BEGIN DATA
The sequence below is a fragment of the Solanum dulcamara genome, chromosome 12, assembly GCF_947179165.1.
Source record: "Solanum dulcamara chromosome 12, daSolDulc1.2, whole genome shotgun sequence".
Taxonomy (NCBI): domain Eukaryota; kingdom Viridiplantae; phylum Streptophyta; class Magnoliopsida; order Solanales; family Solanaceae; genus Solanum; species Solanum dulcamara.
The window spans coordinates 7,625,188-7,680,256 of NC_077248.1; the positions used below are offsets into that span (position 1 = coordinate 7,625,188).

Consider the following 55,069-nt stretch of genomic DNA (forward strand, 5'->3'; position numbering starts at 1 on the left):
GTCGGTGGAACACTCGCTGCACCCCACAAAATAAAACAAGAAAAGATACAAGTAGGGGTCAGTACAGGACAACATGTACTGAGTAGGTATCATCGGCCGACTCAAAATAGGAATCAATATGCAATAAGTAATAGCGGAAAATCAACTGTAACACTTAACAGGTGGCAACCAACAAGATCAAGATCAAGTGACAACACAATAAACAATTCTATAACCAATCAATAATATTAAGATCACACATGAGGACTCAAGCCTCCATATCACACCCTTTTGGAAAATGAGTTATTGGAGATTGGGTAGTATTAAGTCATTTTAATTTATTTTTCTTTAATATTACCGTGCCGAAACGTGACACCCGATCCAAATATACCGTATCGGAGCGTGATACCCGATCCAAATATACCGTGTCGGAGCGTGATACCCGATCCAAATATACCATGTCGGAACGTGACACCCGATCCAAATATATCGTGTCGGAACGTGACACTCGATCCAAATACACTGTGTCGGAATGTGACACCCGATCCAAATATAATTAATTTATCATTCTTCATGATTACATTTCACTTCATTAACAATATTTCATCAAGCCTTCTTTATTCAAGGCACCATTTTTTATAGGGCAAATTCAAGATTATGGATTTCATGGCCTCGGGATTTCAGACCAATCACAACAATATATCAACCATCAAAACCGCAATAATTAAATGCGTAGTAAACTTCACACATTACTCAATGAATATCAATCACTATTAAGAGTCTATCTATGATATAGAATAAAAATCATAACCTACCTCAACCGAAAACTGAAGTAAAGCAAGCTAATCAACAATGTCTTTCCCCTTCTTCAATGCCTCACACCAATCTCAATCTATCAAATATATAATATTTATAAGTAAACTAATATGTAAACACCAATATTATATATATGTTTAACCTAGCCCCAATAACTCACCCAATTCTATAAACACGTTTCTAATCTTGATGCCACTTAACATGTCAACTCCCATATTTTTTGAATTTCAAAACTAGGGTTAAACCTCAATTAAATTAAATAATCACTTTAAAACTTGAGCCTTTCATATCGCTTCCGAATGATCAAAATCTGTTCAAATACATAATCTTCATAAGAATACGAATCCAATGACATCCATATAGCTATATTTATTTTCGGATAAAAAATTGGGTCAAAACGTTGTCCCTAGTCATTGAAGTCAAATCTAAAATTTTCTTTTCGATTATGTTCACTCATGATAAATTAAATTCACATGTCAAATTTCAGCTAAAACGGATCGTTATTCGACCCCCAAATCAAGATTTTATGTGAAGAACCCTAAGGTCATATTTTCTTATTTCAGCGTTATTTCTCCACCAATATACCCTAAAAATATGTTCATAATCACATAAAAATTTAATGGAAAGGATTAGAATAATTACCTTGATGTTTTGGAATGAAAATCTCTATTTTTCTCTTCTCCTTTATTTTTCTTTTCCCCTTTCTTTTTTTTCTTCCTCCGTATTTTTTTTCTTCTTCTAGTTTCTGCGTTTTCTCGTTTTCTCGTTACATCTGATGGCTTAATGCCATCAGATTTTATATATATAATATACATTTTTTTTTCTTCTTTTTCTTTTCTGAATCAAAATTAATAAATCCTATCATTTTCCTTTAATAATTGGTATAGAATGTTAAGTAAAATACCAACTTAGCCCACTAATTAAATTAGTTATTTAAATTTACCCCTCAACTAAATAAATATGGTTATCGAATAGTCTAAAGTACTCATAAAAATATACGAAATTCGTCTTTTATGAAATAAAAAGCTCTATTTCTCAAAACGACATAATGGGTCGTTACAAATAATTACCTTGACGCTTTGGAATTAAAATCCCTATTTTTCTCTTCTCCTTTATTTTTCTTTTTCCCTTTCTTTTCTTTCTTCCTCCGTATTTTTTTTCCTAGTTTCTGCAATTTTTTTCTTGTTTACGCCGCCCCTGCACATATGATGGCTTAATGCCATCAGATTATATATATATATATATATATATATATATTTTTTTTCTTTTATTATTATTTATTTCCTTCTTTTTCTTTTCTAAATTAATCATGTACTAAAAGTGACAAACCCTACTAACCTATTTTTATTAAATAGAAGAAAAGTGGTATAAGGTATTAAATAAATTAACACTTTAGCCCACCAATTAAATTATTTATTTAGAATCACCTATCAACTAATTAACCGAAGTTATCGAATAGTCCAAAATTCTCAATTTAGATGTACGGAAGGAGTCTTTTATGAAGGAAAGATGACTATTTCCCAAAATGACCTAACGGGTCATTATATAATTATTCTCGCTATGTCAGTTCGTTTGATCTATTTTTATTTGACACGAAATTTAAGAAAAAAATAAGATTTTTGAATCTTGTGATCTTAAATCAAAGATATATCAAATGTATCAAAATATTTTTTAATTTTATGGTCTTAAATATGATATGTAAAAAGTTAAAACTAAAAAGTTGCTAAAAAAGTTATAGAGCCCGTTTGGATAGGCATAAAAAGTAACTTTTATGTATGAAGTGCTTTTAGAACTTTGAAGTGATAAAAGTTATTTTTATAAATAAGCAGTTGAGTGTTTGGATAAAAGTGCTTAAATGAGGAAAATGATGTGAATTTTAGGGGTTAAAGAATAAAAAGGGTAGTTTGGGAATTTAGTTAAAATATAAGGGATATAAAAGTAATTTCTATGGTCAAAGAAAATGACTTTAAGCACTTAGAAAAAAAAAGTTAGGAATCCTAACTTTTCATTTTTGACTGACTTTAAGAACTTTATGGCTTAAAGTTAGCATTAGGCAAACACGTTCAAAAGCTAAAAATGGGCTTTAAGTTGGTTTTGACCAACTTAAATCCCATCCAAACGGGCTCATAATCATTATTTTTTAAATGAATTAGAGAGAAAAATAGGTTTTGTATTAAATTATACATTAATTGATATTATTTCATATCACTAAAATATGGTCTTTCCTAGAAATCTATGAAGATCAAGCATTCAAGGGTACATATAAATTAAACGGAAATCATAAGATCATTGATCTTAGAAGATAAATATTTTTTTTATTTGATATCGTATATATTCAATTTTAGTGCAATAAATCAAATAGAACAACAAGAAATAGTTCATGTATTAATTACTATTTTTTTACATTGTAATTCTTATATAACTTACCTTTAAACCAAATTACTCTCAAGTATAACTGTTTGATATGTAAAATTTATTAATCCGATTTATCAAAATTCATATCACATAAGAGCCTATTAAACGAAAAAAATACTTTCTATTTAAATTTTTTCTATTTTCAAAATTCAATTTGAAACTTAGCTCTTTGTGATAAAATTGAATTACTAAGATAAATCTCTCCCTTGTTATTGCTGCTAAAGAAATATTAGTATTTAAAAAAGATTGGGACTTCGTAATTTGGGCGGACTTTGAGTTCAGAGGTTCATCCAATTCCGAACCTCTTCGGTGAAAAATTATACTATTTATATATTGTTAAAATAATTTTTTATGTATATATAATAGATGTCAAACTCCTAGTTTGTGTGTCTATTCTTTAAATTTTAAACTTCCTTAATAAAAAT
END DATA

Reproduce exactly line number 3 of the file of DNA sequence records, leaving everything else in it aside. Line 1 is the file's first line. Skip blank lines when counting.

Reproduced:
Taxonomy (NCBI): domain Eukaryota; kingdom Viridiplantae; phylum Streptophyta; class Magnoliopsida; order Solanales; family Solanaceae; genus Solanum; species Solanum dulcamara.